Should We Ever Spank our Children?
Dr. Paul Dean is a pastor, cultural commentator, and author. He serves as a Regional Mentor with the International Association of Biblical Counselors, speaks at several conferences throughout the year, and provides training for ministers and churches on a regular basis. Paul resides in the Upstate of South Carolina with his wife and three children.
- 2010 Apr 17
Time with CNN reports on a new study by researchers at Tulane University that indicates spanking children leads to more aggressive behavior. The analysts claim to have controlled for other variables that could account for aggressive behavior in children including alcohol abuse by the parents or violence between the parents, etc. Time also reports that "The American Academy of Pediatrics (AAP) does not endorse spanking for any reason, citing its lack of long-term effectiveness as a behavior-changing tactic."
What should we make of this research? Does the Bible say anything about spanking children? God's Word does address the issue; and surprisingly, at a surface level, the research makes a good point. Dr. Jayne Singer, clinical director of the child and parent program at Children's Hospital Boston, who was not involved in the study, noted that "spanking instills fear rather than understanding. Even if a child were to stop his screaming tantrum when spanked, that doesn't mean he understands why he shouldn't be acting up in the first place." Now, Dr. Singer is not our authority, God is. But she's hit on something the Scripture actually tells us. If we spank the way most people do, that is, out of anger, frustration, or a lack of patience or will to talk to our children biblically, then we do what the Bible tells us not to do; we provoke our children to short-term anger and long-term bitterness (Eph. 6:4). We're told in that same verse to bring them up in the training and admonition of the Lord.
What is admonition? The biblical concept based on the Greek word Paul actually uses refers to imparting understanding and dealing with related heart issues. We want our children to understand what the problem is and be motivated to seek God's solution. We want them to understand the sin involved and be moved from the heart to repent and receive God's grace of forgiveness and grace for power to do better. Admonition is rooted in love and gives what is needed in the moment whether encouragement, warning, instruction, rebuke, correction, guidance, etc.
Have you ever seen a mom talking with someone while her three-year-old tugs on her skirt? Have you seen that mom turn around and swat the child and angrily tell her to be quiet? That's not biblical, loving discipline. That's mom being selfish, not wanting to be interrupted because what she's doing is more important than the spiritual well-being of her child, and not taking the time to deal with her child properly.
God's way to raise children involves loving them unconditionally, praying for them regularly, engaging in Bible instruction constantly (Deut. 6:4-9), not provoking them to bitterness, and disciplining them properly. That discipline is different depending on the situation. Paul says we're to "warn those who are unruly, comfort the fainthearted, uphold the weak, be patient with all" (1 Thess. 5:15). He mentions three different responses to three different heart issues and instructs us to be patient in all cases.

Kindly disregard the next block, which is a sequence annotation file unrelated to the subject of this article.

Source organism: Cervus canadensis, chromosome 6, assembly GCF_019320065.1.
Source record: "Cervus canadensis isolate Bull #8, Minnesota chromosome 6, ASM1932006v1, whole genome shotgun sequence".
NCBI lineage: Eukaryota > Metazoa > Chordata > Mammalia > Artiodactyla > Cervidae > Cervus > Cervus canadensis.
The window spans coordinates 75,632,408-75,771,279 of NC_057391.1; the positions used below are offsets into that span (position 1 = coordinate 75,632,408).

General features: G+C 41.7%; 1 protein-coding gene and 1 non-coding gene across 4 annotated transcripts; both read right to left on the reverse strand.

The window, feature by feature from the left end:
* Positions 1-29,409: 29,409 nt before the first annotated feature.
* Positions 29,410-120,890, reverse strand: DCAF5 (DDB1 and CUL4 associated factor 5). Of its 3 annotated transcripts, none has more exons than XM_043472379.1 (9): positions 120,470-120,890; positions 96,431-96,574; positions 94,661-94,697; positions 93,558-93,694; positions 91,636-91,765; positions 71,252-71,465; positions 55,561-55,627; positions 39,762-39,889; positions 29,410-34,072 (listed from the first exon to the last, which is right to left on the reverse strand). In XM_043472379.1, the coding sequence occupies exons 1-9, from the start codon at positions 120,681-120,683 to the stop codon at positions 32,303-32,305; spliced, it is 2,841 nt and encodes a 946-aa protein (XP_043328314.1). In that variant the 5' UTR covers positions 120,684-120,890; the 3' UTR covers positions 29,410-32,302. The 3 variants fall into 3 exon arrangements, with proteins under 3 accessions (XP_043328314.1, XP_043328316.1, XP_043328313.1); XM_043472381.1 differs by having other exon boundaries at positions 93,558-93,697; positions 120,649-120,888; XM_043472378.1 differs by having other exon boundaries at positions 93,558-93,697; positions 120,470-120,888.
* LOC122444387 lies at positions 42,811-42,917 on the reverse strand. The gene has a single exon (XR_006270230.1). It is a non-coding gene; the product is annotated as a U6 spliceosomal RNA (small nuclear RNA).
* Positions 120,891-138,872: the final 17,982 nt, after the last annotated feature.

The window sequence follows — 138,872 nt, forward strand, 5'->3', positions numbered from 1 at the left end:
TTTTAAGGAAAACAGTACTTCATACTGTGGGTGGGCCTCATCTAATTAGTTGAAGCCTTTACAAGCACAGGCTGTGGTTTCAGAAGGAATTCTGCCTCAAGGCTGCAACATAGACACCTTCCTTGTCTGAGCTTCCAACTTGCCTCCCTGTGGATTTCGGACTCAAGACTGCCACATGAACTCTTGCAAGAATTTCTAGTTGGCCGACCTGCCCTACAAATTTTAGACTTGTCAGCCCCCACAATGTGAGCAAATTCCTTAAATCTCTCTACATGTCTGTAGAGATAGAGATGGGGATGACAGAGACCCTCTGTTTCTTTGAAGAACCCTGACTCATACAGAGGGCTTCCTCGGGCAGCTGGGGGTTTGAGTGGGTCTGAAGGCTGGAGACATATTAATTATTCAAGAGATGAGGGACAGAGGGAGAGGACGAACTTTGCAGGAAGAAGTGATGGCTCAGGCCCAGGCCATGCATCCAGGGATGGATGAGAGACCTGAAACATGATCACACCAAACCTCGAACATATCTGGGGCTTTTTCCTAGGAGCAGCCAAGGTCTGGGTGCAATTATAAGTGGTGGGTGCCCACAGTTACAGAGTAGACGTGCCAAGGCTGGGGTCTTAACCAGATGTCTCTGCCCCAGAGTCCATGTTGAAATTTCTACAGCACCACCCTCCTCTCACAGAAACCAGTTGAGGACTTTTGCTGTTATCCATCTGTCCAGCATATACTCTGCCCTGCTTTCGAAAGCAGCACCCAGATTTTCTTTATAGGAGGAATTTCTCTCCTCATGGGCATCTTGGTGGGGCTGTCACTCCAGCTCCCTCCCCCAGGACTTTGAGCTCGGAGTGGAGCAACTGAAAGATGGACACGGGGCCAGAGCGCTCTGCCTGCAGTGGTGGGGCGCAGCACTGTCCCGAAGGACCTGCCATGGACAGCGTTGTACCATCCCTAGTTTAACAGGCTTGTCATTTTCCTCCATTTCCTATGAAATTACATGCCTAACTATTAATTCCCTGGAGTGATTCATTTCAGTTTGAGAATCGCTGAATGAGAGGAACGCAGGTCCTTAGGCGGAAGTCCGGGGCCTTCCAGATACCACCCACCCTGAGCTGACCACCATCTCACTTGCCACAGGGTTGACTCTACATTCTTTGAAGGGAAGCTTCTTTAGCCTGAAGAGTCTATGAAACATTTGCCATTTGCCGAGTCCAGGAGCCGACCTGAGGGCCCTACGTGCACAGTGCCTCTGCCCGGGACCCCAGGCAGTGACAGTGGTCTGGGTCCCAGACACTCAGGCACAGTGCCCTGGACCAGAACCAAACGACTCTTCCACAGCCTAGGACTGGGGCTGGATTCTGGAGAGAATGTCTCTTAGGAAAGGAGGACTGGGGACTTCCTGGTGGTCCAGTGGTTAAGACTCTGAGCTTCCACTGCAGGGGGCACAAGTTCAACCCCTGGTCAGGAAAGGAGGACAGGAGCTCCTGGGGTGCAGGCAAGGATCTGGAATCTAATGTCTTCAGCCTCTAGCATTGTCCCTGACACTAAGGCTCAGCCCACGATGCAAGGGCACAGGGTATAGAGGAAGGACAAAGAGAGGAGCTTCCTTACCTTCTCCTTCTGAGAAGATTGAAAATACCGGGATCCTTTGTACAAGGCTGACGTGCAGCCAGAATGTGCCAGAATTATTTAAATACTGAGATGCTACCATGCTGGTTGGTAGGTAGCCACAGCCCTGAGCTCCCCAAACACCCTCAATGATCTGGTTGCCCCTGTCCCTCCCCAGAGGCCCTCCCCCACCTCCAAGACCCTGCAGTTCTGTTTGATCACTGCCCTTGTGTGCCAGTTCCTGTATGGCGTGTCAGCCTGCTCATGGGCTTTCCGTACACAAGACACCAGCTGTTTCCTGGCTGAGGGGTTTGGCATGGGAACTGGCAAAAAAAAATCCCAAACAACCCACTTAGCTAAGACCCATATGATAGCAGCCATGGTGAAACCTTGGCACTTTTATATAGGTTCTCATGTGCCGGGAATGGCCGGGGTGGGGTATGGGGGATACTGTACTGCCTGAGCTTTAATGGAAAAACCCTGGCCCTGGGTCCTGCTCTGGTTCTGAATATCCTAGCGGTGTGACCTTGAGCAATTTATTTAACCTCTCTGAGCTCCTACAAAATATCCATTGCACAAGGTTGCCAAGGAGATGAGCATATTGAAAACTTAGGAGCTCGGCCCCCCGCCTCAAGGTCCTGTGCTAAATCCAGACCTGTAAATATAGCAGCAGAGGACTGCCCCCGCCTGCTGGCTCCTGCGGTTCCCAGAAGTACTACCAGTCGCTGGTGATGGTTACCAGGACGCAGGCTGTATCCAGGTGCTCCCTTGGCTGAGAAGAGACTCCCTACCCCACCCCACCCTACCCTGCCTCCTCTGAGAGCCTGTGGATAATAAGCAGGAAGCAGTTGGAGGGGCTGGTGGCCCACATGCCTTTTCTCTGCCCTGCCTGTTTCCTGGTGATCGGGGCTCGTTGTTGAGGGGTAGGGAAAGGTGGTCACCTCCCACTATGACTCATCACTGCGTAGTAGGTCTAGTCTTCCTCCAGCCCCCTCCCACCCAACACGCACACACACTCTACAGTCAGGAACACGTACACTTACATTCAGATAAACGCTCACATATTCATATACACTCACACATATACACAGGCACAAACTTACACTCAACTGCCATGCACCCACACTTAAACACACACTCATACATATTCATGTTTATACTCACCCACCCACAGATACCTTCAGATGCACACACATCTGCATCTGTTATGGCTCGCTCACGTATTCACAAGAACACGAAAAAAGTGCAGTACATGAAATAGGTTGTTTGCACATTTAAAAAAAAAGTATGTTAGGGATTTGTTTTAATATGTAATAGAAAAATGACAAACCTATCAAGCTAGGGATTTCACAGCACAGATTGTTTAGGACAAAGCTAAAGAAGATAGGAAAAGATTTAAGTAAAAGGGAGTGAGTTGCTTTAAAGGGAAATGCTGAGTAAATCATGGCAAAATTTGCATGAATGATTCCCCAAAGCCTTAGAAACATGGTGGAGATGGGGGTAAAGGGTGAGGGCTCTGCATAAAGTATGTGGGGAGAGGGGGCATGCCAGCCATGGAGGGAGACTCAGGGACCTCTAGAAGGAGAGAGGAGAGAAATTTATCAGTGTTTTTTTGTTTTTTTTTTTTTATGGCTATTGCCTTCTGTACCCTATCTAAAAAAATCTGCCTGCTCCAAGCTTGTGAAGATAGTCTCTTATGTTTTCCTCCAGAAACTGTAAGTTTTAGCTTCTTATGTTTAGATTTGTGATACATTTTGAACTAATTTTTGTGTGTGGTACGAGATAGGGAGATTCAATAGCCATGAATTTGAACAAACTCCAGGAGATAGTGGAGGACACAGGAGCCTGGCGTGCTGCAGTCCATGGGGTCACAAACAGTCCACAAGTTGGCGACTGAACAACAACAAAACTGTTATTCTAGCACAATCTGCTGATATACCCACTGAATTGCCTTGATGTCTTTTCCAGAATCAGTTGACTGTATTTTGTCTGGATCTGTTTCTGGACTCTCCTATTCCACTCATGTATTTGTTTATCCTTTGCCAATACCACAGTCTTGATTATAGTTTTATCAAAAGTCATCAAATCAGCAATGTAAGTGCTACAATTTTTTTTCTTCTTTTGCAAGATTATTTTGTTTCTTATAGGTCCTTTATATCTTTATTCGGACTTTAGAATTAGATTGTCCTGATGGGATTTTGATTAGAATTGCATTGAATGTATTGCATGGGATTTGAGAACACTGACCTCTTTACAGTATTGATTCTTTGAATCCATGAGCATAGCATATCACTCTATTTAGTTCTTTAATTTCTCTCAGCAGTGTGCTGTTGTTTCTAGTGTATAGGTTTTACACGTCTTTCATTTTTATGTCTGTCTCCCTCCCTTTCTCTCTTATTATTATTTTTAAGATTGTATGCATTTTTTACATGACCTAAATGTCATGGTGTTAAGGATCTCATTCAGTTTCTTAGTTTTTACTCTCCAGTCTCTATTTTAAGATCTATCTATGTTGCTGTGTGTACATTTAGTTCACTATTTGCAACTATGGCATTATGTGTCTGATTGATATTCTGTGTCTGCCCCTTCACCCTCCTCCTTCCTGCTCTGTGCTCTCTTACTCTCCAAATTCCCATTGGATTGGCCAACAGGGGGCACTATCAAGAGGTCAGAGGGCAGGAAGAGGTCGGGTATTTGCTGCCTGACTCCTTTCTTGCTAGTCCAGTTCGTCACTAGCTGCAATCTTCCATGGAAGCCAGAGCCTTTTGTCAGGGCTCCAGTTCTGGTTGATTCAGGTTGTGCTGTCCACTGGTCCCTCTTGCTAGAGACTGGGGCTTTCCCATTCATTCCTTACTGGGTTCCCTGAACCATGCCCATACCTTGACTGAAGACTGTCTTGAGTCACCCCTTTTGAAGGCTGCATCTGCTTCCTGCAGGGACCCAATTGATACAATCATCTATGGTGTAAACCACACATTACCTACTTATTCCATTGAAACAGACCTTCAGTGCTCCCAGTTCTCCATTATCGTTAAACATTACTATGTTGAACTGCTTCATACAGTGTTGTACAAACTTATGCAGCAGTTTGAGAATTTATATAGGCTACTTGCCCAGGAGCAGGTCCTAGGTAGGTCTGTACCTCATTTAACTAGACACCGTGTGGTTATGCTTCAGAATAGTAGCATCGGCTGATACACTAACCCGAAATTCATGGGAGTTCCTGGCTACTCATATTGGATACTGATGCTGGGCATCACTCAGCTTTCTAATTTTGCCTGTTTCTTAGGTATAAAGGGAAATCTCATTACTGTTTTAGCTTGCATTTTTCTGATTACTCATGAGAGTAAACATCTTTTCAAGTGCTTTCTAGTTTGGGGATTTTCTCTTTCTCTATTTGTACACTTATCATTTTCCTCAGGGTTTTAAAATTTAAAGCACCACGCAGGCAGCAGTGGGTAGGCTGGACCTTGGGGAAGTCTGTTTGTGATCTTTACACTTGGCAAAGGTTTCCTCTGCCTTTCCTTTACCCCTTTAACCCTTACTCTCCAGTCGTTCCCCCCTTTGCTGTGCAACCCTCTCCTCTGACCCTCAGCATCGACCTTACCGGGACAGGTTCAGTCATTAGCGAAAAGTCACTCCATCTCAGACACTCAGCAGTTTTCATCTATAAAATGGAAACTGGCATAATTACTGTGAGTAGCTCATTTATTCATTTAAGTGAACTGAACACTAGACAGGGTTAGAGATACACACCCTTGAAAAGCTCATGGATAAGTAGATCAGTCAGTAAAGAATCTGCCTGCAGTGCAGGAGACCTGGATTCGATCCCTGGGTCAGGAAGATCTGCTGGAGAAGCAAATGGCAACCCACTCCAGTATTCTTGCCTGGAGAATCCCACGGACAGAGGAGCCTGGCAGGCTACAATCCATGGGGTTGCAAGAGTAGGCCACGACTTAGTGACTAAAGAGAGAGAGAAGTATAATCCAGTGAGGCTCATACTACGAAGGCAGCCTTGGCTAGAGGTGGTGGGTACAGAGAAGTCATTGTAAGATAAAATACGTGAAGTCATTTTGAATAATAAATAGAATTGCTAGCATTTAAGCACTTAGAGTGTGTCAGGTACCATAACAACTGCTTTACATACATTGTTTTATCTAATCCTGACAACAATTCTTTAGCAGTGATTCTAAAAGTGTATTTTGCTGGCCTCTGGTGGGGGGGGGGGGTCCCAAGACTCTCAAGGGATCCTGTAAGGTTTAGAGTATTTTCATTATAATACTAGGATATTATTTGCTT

Now, we come to the opening question: should we ever spank our children? In contrast to what the world says, with the preceding understanding of course, there is a time to spank our children. The Bible is clear on this point. "He who spares his rod hates his son, but he who loves him disciplines him promptly" (Prov. 13:24). It's a loving thing to spank our children in appropriate circumstances. If we don't, they're in danger of continuing down a path that becomes more dangerous over time and leads to destruction. That's why we actually hate our children if we don't discipline them appropriately. Discipline is not pleasant but it produces the "peaceable fruit of righteousness" (Heb. 12:11). Of course, even when we spank, we must do so in love and not out of anger.
When do we spank then? Spanking is reserved for those who demonstrate a heart of rebellion. We all make mistakes and we all sin. All sin is rebellion but there is a difference between giving in to temptation and shaking one's fist so-to-speak and defying authority. Have you ever seen a child say to his mother through clenched teeth, "I won't clean-up my room and you can't make me!?" That's rebellion. Prov. 10:13 says, ". . . a rod is for the back of him that is void of understanding." The one void of understanding in that context is one speaking in wicked rebellion. Prov. 26:3 says, ". . . a rod is for a fool's back." Again, the "fool" is one in rebellion against God. That's why the Bible tells us, "Foolishness is bound in the heart of a child; but the rod of correction shall drive it far from him" (Prov. 22:15).
It's our job to love our children and be patient with them. That means we must talk to them about what they've done wrong even when spanking is required. They must understand so they won't be provoked to bitterness and so they won't think they can simply change on their own. The problem is sin in the heart and only God can take sin away and change that heart through grace. It is not spanking that leads to aggressive behavior in children but the wrong kind of spanking. That's why we must follow God and not the world. We must spank our children at times but we must do so biblically for God's glory and their good.
Dr. Paul Dean invites you to discover more about yourself, God, and others . . . and develop a Christian worldview. Dr. Dean is a pastor, cultural commentator, and author. Receive a FREE commentary and learn more at www.trueworldview.com.